This can be easily implemented and visualized through the WSO2 Stream Processor Studio as shown below.

Design view of the WSO2 Stream Processor Editor.

The 46 lines of Siddhi Streaming SQL query for building the sample notification scenario is given below:

Siddhi Streaming SQL of the sample notification scenario.
Code view of the WSO2 Stream Processor Editor.

As shown in lines 4~9, Siddhi application consumes messages having Avro messaging format from a Kafka topic called ‘shipment-info’ and passes that to a stream called ‘ShipmentInfoStream’. As of lines 42~46, this ‘ShipmentInfoStream’ joins with an RDBMS backed ‘BuyerInfoTable’ (defined in lines 38~40) to enrich the event stream by retrieving username, address, and email fields from the database. The concatenated result is then fed into ‘ShipmentAndBuyerInfoStream’ which converts the events to JSON messages and calls an HTTP service running on URL http://localhost:8080/delivery-info/ through the http-request sink given in lines 11~15. As this http-request sink and http-response source defined in lines 18~23 are correlated by the same, ‘delivery-info’, the JSON response coming from the HTTP service call is retrieved by the http-response source, converted into an event and pushed to ‘DeliveryInfoResponseStream’ along with the other event properties present while calling the HTTP service. Since log sink and email sink are registered to the ‘DeliveryInfoResponseStream’ they immediately get the message from the stream. Here the log sink logs the message to the console while the email sink defined in line 25~33 sends the constructed email payload to the buyer’s email address.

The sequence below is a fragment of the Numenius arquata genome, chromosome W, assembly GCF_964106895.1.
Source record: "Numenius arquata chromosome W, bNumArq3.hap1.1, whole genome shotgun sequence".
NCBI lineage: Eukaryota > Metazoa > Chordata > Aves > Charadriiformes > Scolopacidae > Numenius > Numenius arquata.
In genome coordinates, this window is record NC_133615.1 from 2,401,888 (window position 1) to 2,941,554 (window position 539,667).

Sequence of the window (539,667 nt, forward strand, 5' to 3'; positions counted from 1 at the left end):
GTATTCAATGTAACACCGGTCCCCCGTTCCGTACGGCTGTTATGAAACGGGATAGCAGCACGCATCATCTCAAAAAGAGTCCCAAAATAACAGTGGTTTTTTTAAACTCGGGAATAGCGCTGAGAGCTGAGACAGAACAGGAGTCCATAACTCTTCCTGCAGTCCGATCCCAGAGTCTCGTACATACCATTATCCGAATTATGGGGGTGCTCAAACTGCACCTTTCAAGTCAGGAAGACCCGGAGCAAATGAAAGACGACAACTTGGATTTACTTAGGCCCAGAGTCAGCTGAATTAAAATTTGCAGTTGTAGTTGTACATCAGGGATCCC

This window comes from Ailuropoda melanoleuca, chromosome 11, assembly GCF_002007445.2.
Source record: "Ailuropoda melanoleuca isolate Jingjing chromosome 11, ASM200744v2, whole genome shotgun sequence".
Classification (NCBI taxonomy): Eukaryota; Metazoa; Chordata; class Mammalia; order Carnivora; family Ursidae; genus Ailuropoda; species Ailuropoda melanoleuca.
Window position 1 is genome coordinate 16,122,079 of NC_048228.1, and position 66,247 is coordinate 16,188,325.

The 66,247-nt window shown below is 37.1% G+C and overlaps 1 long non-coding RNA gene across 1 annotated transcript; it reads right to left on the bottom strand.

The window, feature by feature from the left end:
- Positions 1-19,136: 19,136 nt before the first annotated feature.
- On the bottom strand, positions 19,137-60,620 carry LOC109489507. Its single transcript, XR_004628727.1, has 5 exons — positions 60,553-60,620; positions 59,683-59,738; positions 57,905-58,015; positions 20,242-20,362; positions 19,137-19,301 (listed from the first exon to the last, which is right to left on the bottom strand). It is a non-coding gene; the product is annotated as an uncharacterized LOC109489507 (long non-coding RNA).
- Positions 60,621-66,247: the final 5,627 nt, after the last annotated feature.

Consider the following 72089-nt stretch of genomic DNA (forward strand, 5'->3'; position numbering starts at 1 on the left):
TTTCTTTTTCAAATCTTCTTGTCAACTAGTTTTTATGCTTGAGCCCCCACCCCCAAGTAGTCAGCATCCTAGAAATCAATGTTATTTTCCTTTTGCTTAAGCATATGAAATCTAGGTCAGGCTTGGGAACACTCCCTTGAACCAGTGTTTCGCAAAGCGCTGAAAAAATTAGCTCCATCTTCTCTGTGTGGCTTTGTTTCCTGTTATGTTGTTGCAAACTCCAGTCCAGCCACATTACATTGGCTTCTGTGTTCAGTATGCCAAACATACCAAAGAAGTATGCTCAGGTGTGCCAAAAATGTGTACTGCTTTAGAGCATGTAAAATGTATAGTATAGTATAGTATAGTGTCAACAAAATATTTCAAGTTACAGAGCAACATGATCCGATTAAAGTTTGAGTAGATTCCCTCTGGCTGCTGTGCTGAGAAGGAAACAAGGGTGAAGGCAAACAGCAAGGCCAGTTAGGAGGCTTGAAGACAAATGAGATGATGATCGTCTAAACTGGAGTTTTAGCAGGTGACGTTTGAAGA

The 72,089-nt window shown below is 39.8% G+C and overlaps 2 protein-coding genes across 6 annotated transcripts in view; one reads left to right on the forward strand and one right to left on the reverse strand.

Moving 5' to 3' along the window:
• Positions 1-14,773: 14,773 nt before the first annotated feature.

Email notification

In a nutshell, integrating event-driven systems and processing streaming data has now become seamless with graphical editing and a powerful streaming SQL language like Siddhi. To implement the above scenario download the latest stable version of WSO2 Stream Processor and follow the step by step guide given here. You can get more details about the WSO2 Stream Processor by visiting its official website. For further assistance refer to the documentation and the Siddhi Query Guide.

Happy streaming integration!